Here’s Why an MLB Minor Leaguers Union Matters
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Author: Derek Saul
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The Major League Baseball Players Association announced its intent to unionize with the sport’s minor league players Monday morning, a major milestone in a decades-long labor dispute that has escalated to Congress.

World Baseball Classic - Championship Round - Game 3 - USA v Puerto Rico

Major League Baseball Commissioner Rob Manfred, left, and MLBPA Executive Director Tony Clark, ... [+]



The MLBPA called the effort to unionize the roughly 5,000 minor leaguers “historic,” and several outlets reported the union sent notices to minor league players asking if they seek representation Sunday night.

The movement follows years of speculation that minor leaguers could unionize to address long-standing accusations of the unfair treatment of players, including wages that frequently fall below the federal minimum and subpar living conditions.

Crucially, this comes amid intensifying scrutiny from the Senate Judiciary Committee questioning whether MLB should retain its federal antitrust exemption given its treatment of minor leaguers and a month after MLB agreed to pay a $185 million settlement in a class-action lawsuit alleging teams violated minimum wage and overtime laws.

Robert Pannullo, a sports litigation attorney at Winston & Strawn, called the announcement the “first step of a historic shift in the labor relations of baseball” in comments to Forbes, predicting “minor leaguers will have the opportunity to bargain for changes that will dramatically improve their labor conditions” if they unionize with the MLBPA.

Representatives for MLB Commissioner Rob Manfred and Senate Judiciary Committee Chairman Sen. Dick Durbin (D-Ill.) did not respond to Forbes’ request for comment, though Durbin tweeted he supports the move.


Minor leaguers are paid by MLB teams, but aren't members of the MLBPA, which is only for players actually in the major leagues who earn significantly higher wages. Although labor tension between MLB and minor leaguers had long simmered over, the cancellation of the 2020 minor league season due to the Covid-19 pandemic and the lockout ahead of the 2022 MLB season accelerated the conflict. MLB’s decision to cut the number of minor league teams from 162 to 120 in December 2020 and the MLBPA’s success during collective bargaining agreement negotiations proved the “importance of having a collective voice” to minor leaguers, Pannullo said. Wage growth for minor leaguers has considerably lagged behind growth in other professions. MLB is the only league with an antitrust exemption, shielding it from competition laws. The Senate Judiciary Committee has accelerated its probe into MLB recently, demanding information from Manfred in July about how the exemption has affected the working conditions of minor leaguers and other issues. Players are better off because of the exemption because it allows the sport to support more minor league teams, Manfred argued in a 17-page letter to the committee July 29. The committee plans to hold a hearing on the exemption, Durbin said following Manfred’s response, noting evidence points the committee to “question the premise that MLB is treating the Minor Leaguers fairly.”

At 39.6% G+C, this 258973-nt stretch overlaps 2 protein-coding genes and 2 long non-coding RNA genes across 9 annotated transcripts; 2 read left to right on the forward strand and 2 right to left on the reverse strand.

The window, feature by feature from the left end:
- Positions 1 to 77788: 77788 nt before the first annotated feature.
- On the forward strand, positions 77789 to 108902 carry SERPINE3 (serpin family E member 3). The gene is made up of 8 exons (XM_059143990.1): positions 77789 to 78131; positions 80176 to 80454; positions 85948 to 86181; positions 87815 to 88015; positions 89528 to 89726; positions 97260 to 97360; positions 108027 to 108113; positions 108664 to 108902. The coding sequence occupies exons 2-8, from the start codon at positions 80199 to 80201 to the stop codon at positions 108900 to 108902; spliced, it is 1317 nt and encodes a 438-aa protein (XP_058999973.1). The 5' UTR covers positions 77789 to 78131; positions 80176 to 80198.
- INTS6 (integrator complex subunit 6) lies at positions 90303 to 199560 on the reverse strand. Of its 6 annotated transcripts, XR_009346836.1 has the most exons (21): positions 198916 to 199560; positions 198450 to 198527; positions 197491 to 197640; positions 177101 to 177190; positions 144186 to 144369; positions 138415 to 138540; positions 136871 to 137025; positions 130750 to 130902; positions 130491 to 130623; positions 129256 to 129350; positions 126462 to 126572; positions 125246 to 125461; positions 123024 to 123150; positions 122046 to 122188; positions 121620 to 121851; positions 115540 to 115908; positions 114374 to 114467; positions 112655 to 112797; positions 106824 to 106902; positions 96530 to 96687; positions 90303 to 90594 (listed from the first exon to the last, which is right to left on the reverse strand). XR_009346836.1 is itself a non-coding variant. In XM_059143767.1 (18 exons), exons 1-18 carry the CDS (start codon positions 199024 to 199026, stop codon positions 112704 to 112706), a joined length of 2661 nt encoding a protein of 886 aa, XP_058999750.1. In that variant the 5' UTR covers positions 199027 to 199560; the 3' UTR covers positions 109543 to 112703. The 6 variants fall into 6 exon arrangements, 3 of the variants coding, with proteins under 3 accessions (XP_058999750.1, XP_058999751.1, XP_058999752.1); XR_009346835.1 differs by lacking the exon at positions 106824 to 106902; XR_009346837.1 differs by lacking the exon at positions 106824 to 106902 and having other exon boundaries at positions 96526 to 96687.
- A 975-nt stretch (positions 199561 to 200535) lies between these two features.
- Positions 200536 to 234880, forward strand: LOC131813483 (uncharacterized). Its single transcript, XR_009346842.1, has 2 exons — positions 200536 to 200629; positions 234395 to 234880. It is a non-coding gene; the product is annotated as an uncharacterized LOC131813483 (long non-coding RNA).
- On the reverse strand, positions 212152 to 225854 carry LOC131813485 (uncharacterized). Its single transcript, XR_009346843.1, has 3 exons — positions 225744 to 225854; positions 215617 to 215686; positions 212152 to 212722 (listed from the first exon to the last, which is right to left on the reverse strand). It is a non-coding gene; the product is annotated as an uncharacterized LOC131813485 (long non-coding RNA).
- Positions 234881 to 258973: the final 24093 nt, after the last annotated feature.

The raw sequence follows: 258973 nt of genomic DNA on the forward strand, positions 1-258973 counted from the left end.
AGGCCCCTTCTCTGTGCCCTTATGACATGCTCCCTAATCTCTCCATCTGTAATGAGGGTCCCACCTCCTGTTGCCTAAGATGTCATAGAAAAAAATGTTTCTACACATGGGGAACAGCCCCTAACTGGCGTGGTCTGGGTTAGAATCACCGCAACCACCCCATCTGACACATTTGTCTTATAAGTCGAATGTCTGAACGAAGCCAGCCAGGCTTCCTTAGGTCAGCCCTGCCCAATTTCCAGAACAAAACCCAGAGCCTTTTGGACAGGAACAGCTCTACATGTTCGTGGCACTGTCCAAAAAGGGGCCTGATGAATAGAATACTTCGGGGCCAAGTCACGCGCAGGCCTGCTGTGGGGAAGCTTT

“For as long as MiLB has been the proving ground for aspiring Major Leaguers, the labor conditions facing these Players have been nothing short of offensive,” Clark wrote in an email Sunday night to player agents obtained by the Athletic. “Poverty wages…and a chronic lack of respect for minor leaguers as a whole (to name just a few) – these cancers on our game exist because Minor League Players have never had a seat at the bargaining table. It’s time for that to change.”


The Struggle for Labor Equality in Minor League Baseball: Exploring Unionization (American Bar Association)

MLBPA wants to unionize minor leaguers, takes first step by sending authorization cards to players (Athletic)

Senate Judiciary Committee questions legality of Major League Baseball's antitrust exemption (ESPN)

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